When I was new to #dataviz, seeing only finalised projects by seasoned practitioners used to puzzle me: I always have thousands of questions on the process: how did you get there?
That’s why I document most of my projects, explaining the reasoning, design choices, technical hurdles etc.
Phew! I haven’t published any personal dataviz since IronViz; don’t get me wrong, I have plenty of ideas, but also plenty of work and a massive imposter syndrom to fight. I work well on deadlines, that’s why I entered the #Ironquest challenge of the month, which is around Viz a Year or Decade. I can’t say that I respected the theme fully, as I took a year going from oct 2020 to oct 2021, but I really wanted to tell a story about geocaching, so here we are.
#1 Getting the data
I wanted to automate as much as possible the process to extract my personal tracking data from Geocaching.com but the website doesn’t seem to allow webscraping; after a couple of hours searching, here is the current solution
Log in > Play > Search > Filter your search by ‘found by me’ > Add to a list > Go to your lists > download the GPX
But that’s not all! Then you need to install GSAK (Geocaching Swiss Army Knife), connect your login, upload your GPX. Why? Because I needed to look into the metadata, including distance from my home (and a bunch of other stats that I ended up keeping private). From there, you can export in an Excel format.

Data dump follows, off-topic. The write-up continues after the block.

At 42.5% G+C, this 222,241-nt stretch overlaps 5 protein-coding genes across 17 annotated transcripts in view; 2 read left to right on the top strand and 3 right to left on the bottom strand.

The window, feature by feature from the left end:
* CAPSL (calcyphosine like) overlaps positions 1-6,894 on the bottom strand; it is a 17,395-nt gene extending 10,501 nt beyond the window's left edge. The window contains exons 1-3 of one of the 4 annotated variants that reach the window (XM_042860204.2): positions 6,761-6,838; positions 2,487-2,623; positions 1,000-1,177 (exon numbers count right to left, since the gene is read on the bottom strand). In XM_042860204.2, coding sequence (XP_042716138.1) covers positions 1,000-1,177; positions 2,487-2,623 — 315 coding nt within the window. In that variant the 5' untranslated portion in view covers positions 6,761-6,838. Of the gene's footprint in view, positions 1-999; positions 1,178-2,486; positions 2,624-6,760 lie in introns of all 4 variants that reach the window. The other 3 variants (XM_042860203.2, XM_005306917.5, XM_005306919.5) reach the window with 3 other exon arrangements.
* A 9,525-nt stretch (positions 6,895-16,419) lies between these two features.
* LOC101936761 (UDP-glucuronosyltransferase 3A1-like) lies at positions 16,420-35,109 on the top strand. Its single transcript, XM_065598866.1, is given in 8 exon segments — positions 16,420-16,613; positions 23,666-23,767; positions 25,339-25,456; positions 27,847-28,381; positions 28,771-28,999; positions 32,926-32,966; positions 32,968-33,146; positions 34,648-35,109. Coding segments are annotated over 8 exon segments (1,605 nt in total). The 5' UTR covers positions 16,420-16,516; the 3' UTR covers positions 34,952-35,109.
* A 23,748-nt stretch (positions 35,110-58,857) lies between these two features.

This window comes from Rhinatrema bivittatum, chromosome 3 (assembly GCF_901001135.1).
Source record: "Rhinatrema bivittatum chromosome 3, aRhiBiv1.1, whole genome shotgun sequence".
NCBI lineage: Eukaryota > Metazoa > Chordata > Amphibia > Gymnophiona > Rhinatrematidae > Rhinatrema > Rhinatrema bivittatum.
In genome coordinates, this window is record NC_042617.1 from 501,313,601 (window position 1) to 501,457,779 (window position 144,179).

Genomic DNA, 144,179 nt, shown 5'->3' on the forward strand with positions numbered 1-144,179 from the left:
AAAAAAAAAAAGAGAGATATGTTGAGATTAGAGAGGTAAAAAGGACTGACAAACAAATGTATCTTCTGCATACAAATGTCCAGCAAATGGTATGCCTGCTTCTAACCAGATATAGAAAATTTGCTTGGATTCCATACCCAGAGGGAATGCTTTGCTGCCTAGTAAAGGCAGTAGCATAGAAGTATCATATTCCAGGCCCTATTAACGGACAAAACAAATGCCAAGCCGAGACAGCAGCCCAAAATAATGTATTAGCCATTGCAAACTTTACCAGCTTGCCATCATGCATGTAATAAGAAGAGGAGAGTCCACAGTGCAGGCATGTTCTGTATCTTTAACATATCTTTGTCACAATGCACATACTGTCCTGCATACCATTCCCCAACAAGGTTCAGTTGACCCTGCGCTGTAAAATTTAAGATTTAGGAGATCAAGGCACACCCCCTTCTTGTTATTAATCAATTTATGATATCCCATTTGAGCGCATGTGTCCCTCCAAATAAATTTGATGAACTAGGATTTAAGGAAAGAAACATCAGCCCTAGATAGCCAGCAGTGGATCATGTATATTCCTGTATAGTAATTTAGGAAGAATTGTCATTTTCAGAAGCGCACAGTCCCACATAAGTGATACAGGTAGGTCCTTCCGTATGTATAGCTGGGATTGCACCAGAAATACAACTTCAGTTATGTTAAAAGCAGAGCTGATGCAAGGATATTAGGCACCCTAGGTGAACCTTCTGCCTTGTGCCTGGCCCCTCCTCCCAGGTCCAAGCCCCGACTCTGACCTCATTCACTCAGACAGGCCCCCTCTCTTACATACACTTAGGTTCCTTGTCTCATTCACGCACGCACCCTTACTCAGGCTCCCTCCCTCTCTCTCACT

This is my first design in Figma and I owe a lot to the datafam for all the tutorials out there, including these videos with Ghafar Shah, and Autumn Battani and Lindsay Betzendahl.
Fonts are Futura and Pompiere: Futura, because it’s sleak, legible, and the roundness echoes the bubbles shapes; Pompiere for its playfulness.
Made in Tableau. I’ve made some “simple but bold” moves in my dataviz design, including:
1/ a very simple lollipop chart: Ironquest probably deserves a dataviz with more wow effect; I tried for more complex charts (radial), but honestly, I don’t have the energy and I just wanted something that looked child-like because geocaching is a bit like a return to childhood
2/ a logarithmic scale on a bar chart that represents distance and no scale on my bar; 3 reasons to that:
- the variance between my local hunts (less than 5 km) to my furthest exploration (+2,000 km) was flattening 90% of my datapoints
- what matters is not so much the distance from home than the variance between the different distances
- Finally, we are talking self quantified data, not a business dashboard: we can live with a bit of approximation
As for dataviz inspiration, I Googled-images geocaching and search on Dribble and Behance… On the latter, I found Janelle Lim-Ranola‘s Geocaching Android App Redesign ; it inspired me the idea of a dotted line to guide the reader.
That’s all folks, any question or feedback, don’t hesitate!
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